• Symptoms
    • Causes
    • Risk Factors
    • Complications
    • Prevention

    Cholera is a bacterial disease usually spread through contaminated water. Cholera causes severe diarrhea and dehydration. Left untreated, cholera can be fatal in a matter of hours, even in previously healthy people.Modern sewage and water treatment have virtually eliminated cholera in industrialized countries. The last major outbreak in the United States occurred in 1911. But cholera is still present in Africa, Southeast Asia and Haiti. The risk of cholera epidemic is highest when poverty, wa...

    Most people exposed to the cholera bacterium (Vibrio cholerae) don't become ill and never know they've been infected. Yet because they shed cholera bacteria in their stool for seven to 14 days, they can still infect others through contaminated water. Most symptomatic cases of cholera cause mild or moderate diarrhea that's often hard to distinguish from diarrhea caused by other problems.Only about 1 in 10 infected people develops more-serious signs and symptoms of cholera, usually within a few...

    A bacterium called Vibrio cholerae causes cholera infection. However, the deadly effects of the disease are the result of a potent toxin called CTX that the bacterium produce in the small intestine. CTX binds to the intestinal walls, where it interferes with the normal flow of sodium and chloride. This causes the body to secrete enormous amounts of water, leading to diarrhea and a rapid loss of fluids and salts (electrolytes).Contaminated water supplies are the main source of cholera infectio...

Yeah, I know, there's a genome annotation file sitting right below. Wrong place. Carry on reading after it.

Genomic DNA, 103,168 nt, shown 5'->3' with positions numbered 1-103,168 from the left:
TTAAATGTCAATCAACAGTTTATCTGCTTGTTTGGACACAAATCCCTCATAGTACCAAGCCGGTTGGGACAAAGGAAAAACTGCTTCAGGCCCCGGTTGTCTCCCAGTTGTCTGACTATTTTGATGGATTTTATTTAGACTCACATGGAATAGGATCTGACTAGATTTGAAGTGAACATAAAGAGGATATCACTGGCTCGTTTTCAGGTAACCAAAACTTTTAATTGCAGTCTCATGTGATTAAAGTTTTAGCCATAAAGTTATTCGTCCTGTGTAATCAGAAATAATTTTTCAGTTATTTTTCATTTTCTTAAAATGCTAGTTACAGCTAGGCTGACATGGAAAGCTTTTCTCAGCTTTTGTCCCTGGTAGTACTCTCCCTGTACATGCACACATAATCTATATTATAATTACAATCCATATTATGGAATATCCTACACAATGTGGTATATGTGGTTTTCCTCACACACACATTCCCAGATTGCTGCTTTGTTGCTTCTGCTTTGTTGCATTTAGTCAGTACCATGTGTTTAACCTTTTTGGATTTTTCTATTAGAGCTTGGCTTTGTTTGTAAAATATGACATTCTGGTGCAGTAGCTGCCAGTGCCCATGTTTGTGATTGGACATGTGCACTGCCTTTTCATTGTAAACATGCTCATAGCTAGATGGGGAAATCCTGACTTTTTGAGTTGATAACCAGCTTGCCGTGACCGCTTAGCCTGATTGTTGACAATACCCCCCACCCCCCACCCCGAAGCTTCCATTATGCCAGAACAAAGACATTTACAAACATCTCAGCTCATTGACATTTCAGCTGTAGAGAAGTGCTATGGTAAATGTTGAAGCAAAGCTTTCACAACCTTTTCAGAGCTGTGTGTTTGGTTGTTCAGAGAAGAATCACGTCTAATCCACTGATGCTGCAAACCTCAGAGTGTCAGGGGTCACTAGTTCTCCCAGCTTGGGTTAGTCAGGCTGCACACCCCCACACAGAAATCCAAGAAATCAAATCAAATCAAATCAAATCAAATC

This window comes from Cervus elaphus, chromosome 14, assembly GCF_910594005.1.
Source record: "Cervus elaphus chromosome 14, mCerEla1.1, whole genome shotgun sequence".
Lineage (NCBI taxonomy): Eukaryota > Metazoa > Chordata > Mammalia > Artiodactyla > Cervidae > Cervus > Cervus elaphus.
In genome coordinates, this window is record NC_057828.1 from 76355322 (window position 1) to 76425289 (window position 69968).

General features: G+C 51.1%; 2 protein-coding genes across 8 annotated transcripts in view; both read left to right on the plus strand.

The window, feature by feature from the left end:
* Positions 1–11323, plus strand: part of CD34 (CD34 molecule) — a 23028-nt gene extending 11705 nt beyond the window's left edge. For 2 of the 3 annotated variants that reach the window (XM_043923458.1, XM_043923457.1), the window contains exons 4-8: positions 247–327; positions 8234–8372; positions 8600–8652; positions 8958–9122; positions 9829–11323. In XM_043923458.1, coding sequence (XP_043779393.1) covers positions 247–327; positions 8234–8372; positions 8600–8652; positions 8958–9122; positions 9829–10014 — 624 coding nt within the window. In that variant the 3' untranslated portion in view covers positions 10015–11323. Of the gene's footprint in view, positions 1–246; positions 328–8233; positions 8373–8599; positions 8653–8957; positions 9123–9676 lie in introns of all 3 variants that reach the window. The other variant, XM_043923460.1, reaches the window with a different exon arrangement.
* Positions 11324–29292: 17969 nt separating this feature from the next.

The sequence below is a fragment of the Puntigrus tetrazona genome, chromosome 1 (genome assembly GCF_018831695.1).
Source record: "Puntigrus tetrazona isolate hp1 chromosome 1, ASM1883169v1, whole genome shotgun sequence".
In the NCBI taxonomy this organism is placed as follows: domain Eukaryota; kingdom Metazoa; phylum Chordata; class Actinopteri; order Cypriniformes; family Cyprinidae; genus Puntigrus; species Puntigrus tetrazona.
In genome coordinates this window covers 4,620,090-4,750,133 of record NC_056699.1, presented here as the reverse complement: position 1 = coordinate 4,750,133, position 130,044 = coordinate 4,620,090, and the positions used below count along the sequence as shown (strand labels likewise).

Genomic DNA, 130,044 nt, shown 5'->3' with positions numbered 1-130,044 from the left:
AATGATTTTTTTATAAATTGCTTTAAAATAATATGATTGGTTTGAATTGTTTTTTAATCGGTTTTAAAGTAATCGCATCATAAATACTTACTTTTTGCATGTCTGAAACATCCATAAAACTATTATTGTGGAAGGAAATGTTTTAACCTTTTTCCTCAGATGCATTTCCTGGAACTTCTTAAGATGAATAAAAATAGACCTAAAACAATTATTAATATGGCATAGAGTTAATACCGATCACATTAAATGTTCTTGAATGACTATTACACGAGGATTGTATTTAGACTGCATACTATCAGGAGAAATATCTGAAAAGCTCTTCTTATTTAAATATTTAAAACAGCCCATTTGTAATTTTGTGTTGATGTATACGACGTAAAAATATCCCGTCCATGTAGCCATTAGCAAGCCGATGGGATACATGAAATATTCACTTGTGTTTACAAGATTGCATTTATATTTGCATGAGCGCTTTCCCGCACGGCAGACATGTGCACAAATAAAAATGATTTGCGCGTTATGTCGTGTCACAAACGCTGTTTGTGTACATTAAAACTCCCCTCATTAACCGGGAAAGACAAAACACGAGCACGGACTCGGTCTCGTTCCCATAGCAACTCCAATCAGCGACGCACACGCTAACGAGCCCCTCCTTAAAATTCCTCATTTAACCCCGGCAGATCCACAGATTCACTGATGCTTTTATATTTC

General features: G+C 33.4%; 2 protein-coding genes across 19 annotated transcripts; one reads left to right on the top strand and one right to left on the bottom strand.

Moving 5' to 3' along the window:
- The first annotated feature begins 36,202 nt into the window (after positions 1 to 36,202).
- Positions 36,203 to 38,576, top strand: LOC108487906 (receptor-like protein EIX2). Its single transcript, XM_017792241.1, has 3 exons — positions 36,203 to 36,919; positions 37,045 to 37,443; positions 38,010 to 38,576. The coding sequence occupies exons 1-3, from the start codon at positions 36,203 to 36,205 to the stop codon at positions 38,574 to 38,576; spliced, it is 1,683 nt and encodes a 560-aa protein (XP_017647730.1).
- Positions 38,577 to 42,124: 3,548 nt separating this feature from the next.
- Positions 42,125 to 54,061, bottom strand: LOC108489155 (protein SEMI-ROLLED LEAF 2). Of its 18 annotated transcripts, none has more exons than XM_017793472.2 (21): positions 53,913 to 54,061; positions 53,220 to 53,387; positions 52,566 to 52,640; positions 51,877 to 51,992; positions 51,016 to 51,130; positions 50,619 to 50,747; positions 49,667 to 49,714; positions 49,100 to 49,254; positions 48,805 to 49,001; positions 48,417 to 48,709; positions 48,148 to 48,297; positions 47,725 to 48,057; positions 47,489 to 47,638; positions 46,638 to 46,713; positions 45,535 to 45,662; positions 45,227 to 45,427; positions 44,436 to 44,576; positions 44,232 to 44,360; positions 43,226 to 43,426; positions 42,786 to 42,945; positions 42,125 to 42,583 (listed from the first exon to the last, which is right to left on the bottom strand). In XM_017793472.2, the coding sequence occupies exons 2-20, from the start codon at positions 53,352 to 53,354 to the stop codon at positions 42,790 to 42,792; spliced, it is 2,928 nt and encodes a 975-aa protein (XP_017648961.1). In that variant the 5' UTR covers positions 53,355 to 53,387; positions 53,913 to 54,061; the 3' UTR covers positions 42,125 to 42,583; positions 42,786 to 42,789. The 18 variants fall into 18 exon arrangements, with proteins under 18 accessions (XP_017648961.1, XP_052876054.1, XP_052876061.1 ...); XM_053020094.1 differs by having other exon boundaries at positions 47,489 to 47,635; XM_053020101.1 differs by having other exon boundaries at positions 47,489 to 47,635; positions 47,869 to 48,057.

Everyone is susceptible to cholera, with the exception of infants who derive immunity from nursing mothers who have previously had cholera. Still, certain factors can make you more vulnerable to the disease or more likely to experience severe signs and symptoms. Risk factors for cholera include: 1. Poor sanitary conditions. Cholera is more likely to flourish in situations where a sanitary environment — including a safe water supply — is difficult to maintain. Such conditions are common to ref...

    Cholera can quickly become fatal. In the most severe cases, the rapid loss of large amounts of fluids and electrolytes can lead to death within two to three hours. In less extreme situations, people who don't receive treatment may die of dehydration and shock hours to days after cholera symptoms first appear.Although shock and severe dehydration are the most devastating complications of cholera, other problems can occur, such as: 1. Low blood sugar (hypoglycemia). Dangerously low levels of bl...